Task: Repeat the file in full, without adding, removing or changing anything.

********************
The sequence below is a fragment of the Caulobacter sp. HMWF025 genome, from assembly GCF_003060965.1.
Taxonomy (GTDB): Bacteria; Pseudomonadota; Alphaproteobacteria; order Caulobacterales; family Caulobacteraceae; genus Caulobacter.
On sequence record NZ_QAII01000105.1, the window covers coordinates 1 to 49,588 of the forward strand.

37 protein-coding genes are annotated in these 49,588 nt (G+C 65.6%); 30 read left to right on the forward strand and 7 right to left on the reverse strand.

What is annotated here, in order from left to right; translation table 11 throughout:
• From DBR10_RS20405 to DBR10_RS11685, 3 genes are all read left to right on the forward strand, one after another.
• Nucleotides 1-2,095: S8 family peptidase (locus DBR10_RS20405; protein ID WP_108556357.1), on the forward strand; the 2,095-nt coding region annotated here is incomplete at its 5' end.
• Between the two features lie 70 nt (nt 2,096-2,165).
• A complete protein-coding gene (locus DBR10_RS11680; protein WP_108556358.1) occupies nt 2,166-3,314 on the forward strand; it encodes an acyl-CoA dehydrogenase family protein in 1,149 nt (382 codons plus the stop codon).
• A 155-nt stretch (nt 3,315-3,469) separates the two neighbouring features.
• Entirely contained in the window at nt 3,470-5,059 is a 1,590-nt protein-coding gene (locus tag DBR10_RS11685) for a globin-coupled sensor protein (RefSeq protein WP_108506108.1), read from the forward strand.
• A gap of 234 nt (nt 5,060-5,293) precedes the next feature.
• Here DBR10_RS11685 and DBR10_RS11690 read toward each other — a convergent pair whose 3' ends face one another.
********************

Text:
The sequence below is a fragment of the Caulobacter sp. HMWF025 genome, from assembly GCF_003060965.1.
Taxonomy (GTDB): Bacteria; Pseudomonadota; Alphaproteobacteria; order Caulobacterales; family Caulobacteraceae; genus Caulobacter.
On sequence record NZ_QAII01000105.1, the window covers coordinates 1 to 49,588 of the forward strand.

37 protein-coding genes are annotated in these 49,588 nt (G+C 65.6%); 30 read left to right on the forward strand and 7 right to left on the reverse strand.

What is annotated here, in order from left to right; translation table 11 throughout:
• From DBR10_RS20405 to DBR10_RS11685, 3 genes are all read left to right on the forward strand, one after another.
• Nucleotides 1-2,095: S8 family peptidase (locus DBR10_RS20405; protein ID WP_108556357.1), on the forward strand; the 2,095-nt coding region annotated here is incomplete at its 5' end.
• Between the two features lie 70 nt (nt 2,096-2,165).
• A complete protein-coding gene (locus DBR10_RS11680; protein WP_108556358.1) occupies nt 2,166-3,314 on the forward strand; it encodes an acyl-CoA dehydrogenase family protein in 1,149 nt (382 codons plus the stop codon).
• A 155-nt stretch (nt 3,315-3,469) separates the two neighbouring features.
• Entirely contained in the window at nt 3,470-5,059 is a 1,590-nt protein-coding gene (locus tag DBR10_RS11685) for a globin-coupled sensor protein (RefSeq protein WP_108506108.1), read from the forward strand.
• A gap of 234 nt (nt 5,060-5,293) precedes the next feature.
• Here DBR10_RS11685 and DBR10_RS11690 read toward each other — a convergent pair whose 3' ends face one another.